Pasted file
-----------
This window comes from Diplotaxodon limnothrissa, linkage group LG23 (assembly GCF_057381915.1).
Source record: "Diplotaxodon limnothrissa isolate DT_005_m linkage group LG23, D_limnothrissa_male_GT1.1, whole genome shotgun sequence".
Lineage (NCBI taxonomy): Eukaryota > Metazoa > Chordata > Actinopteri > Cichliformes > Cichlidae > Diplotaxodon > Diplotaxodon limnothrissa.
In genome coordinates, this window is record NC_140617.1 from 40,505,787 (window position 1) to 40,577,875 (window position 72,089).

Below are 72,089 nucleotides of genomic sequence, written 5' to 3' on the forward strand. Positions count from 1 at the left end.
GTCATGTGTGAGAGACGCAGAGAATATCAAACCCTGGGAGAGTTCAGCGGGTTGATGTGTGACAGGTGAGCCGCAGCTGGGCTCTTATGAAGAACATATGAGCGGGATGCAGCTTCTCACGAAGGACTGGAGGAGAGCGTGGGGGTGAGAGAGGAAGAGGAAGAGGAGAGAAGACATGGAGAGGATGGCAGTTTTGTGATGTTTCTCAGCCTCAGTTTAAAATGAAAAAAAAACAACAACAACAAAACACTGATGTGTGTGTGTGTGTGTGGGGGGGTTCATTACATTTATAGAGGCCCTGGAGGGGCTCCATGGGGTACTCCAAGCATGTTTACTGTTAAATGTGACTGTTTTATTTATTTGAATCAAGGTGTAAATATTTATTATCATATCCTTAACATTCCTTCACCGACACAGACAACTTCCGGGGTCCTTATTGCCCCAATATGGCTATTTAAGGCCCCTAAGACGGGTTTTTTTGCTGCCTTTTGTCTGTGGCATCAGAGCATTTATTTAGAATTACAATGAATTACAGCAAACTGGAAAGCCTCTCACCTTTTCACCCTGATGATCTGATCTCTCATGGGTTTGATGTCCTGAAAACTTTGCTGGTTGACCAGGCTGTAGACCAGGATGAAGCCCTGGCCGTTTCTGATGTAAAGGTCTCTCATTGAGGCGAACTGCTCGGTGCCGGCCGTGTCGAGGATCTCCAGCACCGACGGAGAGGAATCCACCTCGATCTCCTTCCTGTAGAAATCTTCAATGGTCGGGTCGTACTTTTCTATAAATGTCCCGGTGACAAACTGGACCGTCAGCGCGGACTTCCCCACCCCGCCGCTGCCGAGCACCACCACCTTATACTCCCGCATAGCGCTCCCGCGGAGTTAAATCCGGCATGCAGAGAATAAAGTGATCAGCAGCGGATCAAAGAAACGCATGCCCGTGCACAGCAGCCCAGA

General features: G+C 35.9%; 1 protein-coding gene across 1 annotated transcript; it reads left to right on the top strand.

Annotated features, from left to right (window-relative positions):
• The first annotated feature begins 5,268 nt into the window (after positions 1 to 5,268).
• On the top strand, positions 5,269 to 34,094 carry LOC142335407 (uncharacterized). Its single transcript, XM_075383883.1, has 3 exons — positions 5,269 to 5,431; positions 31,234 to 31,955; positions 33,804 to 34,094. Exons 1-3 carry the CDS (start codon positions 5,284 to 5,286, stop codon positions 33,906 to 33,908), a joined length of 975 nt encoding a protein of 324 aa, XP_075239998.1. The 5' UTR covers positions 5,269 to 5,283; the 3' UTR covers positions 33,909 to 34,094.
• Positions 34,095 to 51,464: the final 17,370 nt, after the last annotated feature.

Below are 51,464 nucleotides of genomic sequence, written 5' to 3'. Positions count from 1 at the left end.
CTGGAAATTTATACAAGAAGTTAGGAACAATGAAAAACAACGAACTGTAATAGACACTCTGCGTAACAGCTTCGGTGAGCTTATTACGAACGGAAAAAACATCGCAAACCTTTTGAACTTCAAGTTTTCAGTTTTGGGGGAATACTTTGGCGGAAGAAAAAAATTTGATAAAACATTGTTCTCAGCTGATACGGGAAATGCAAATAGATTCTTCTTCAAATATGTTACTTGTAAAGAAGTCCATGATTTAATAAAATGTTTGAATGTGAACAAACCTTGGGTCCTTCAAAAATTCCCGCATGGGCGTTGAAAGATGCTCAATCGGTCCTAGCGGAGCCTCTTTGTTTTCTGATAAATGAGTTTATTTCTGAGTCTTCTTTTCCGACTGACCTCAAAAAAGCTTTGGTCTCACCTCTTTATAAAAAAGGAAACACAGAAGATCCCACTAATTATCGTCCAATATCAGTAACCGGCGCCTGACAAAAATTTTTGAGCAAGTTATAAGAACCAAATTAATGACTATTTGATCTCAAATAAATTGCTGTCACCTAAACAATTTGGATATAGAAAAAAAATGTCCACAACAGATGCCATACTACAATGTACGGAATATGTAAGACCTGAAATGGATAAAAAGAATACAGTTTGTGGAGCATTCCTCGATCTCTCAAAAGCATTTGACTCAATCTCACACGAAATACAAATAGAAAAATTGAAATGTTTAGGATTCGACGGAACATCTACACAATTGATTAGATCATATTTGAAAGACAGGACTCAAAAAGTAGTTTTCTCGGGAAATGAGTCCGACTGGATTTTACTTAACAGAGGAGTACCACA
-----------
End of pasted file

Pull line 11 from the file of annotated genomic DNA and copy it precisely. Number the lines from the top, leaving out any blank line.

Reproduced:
• Positions 34,095 to 51,464: the final 17,370 nt, after the last annotated feature.